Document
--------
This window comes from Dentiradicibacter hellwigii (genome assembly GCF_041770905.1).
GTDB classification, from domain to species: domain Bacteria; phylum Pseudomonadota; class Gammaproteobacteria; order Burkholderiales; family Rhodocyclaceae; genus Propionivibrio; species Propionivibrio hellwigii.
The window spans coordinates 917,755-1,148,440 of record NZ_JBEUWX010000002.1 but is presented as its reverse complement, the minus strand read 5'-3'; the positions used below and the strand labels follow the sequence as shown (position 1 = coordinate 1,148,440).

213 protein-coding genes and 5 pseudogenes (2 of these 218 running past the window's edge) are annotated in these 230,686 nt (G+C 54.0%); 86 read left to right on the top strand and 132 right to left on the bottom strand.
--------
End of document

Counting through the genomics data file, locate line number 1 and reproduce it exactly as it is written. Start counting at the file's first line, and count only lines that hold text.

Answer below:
This window comes from Dentiradicibacter hellwigii (genome assembly GCF_041770905.1).